• Former Liberal Party candidate Jacinta Price says an Indigenous voice to parliament would be ‘creating a separate entity’ (IPA)Source: IPA
A conservative think tank has launched a campaign against the idea.
NITV Staff Writer

31 Oct 2019 - 4:10 PM  UPDATED 31 Oct 2019 - 4:10 PM

Two high-profile Liberal Party figures have appeared in a new advertisement attacking any proposal for an Indigenous voice to parliament. 

Queensland Senator James McGrath and former political candidate Jacinta Nampijinpa Price claim a voice will divide Australians by race.

The negative campaign was launched by the Institute of Public Affairs one day after Ken Wyatt, the minister for Aboriginal affairs, announced a co-design process on the voice to parliament.

Ms Price, who ran for the Liberal Party in the NT seat of Lingiari, said in the video that a voice would be "creating a separate entity". 

"We are not a separate entity," she said.

 "We should be considered Australian citizens and part of the fabric of this nation."

'Not welcome': Indigenous groups criticise Jacinta Price's speaking tour
Price accuses a council of being "bonkers" for suggesting that she seek permission from the local Aboriginal community to come onto their land.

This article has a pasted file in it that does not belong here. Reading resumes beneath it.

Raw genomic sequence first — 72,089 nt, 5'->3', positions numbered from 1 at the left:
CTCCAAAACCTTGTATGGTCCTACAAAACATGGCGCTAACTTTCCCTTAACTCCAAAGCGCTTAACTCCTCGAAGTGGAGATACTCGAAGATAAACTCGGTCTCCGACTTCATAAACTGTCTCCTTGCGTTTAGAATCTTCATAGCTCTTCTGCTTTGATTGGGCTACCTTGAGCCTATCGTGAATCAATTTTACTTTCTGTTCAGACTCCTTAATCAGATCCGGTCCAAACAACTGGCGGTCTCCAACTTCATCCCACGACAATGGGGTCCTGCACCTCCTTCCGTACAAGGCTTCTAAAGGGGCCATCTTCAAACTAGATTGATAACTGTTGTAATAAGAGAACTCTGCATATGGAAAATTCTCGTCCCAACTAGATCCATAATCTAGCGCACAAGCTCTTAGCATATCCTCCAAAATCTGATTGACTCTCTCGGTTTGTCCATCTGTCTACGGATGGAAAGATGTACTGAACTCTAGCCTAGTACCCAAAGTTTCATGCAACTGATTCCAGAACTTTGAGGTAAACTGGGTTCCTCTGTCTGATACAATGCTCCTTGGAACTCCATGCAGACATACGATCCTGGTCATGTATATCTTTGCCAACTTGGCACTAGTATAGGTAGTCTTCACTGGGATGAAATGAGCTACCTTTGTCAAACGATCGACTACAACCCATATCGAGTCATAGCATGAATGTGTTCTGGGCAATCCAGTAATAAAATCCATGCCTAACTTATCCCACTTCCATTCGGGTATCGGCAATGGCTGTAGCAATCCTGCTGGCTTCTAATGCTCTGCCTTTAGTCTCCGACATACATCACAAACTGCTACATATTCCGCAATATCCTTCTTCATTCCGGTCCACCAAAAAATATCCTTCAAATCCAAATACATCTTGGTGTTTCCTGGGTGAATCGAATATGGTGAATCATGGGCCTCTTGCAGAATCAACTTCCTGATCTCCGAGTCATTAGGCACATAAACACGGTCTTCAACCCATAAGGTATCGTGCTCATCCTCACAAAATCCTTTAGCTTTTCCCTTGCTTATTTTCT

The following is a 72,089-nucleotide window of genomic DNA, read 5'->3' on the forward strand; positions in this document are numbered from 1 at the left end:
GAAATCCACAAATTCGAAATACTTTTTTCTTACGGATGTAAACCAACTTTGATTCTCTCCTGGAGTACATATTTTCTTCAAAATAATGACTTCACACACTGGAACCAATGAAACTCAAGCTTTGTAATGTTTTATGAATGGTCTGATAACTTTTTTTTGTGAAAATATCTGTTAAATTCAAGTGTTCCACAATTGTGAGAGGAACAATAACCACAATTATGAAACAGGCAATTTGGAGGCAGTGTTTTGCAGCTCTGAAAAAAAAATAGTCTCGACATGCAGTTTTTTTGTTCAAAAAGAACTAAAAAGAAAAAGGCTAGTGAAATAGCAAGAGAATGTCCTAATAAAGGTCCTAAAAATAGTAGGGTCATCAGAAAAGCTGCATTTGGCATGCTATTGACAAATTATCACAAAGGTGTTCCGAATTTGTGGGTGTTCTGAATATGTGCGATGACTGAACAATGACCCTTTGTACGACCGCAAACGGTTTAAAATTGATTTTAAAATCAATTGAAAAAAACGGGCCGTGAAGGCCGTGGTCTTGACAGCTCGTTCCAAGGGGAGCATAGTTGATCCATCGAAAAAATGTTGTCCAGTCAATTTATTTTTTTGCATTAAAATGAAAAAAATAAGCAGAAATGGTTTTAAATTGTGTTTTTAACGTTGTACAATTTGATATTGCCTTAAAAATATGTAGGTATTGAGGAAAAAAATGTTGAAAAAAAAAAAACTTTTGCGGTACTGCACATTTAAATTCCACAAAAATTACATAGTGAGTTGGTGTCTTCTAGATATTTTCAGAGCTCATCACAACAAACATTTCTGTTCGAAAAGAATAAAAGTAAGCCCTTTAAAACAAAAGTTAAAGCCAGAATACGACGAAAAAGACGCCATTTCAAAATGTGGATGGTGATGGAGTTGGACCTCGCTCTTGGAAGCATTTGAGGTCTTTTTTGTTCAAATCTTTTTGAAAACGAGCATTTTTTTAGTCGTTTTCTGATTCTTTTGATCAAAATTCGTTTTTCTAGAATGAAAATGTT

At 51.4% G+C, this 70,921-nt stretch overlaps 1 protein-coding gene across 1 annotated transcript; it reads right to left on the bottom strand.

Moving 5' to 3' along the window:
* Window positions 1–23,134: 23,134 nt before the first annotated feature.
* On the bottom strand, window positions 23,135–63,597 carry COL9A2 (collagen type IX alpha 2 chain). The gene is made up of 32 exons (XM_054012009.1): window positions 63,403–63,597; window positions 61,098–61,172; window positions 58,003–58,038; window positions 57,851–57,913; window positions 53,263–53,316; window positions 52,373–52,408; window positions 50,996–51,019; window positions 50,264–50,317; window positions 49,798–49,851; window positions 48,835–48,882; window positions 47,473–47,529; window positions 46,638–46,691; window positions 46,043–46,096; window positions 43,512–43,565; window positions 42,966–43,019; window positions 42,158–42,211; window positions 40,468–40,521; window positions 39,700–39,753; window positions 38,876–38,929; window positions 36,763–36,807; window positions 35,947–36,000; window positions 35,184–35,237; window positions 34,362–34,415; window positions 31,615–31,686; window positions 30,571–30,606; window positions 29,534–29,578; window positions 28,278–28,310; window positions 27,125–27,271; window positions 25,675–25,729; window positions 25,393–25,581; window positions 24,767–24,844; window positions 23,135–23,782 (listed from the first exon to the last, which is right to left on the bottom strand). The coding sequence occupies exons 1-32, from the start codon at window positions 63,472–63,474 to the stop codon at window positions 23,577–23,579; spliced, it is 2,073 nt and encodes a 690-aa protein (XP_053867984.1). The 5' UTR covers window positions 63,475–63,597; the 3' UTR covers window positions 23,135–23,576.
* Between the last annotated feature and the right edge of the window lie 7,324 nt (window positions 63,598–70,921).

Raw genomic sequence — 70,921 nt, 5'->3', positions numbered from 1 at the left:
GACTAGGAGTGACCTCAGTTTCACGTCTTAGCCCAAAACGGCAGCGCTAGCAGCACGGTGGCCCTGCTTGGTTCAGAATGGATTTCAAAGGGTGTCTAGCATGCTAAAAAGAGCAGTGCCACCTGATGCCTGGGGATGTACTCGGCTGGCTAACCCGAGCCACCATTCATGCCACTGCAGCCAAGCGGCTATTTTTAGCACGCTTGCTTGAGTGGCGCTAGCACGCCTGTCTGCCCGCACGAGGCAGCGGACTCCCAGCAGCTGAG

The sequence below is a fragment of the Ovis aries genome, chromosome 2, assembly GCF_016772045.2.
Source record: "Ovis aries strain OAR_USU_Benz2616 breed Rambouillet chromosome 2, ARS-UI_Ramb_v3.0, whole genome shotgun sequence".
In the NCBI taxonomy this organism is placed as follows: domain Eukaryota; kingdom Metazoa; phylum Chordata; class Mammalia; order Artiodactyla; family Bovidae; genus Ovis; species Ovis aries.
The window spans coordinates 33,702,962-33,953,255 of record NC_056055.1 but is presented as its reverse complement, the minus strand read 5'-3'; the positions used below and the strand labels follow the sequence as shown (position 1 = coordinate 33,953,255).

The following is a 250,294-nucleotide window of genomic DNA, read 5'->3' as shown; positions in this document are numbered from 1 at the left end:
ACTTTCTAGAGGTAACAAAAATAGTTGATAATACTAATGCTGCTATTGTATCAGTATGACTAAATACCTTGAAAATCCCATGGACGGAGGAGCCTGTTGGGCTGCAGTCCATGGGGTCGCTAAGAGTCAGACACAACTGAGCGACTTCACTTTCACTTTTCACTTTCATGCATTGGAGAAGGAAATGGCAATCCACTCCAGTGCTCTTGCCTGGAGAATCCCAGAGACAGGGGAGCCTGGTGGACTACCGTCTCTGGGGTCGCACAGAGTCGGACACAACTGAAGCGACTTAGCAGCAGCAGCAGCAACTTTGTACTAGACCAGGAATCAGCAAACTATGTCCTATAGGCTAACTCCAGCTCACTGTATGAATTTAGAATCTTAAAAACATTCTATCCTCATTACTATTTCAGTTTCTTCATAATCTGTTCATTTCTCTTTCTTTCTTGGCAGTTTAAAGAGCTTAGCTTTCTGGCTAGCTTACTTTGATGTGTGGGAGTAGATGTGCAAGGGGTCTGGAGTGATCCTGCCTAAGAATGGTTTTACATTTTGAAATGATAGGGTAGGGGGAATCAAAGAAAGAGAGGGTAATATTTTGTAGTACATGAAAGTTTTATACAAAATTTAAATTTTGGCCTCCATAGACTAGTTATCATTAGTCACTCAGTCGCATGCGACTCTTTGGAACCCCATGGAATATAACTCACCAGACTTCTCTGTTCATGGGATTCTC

The Alice Springs town councillor described the proposal as a “fad” which detracted attention away from other issues.

"The idea of having a constitutionally enshrined voice to parliament is telling us that there are those who believe that we are forever going to disadvantaged," she said.

The idea - put forward in 2017 by the Uluru Statement from the Heart - has been rejected by the coalition government.

Mr McGrath claimed that a voice to parliament “will damage equality" and “divide Australia on the basis of race".

“I don’t want Indigenous Queenslanders being separated from non-Indigenous Queenslanders on the basis of their race and who they can vote for and where they can vote on the basis of a special chamber or a special voice,” he said. 

“We’re all equal, we’re all the same. This is just nuts.”

Ken Wyatt’s ‘voice to government’ fails to hear Indigenous Australians
The proposal is to be legislated and not enshrined in the constitution. This type of reform was resoundingly rejected by the Uluru statement.
'All options on table': Wyatt begins consultation on Indigenous voice
The coalition has launched a co-design process with Indigenous communities on the voice to government.
Voice to Parliament, recognition and Makarrata: What you need to know
Inside the Referendum Council's final report, the Uluru Statement form the Heart, and how we got here.